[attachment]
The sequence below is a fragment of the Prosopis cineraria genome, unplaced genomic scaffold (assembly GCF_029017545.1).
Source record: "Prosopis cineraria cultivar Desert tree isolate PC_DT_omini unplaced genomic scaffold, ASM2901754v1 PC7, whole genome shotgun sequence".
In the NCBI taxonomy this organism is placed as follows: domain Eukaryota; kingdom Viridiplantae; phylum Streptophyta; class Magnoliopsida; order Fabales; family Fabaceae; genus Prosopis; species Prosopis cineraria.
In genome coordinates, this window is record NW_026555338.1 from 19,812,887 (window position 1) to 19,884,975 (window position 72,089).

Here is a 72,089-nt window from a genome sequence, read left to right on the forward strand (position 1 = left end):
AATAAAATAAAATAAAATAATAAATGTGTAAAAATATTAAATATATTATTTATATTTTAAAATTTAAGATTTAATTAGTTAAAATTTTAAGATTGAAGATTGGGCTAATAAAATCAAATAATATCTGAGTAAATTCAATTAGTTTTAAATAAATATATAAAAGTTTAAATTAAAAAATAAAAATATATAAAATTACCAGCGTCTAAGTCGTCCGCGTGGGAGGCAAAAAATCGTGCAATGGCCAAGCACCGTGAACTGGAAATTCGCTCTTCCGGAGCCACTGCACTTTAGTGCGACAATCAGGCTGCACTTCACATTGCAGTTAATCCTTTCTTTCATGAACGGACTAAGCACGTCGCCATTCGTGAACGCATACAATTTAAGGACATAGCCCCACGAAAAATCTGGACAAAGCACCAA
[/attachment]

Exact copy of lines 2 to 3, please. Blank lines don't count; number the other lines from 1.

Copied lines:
Source record: "Prosopis cineraria cultivar Desert tree isolate PC_DT_omini unplaced genomic scaffold, ASM2901754v1 PC7, whole genome shotgun sequence".
In the NCBI taxonomy this organism is placed as follows: domain Eukaryota; kingdom Viridiplantae; phylum Streptophyta; class Magnoliopsida; order Fabales; family Fabaceae; genus Prosopis; species Prosopis cineraria.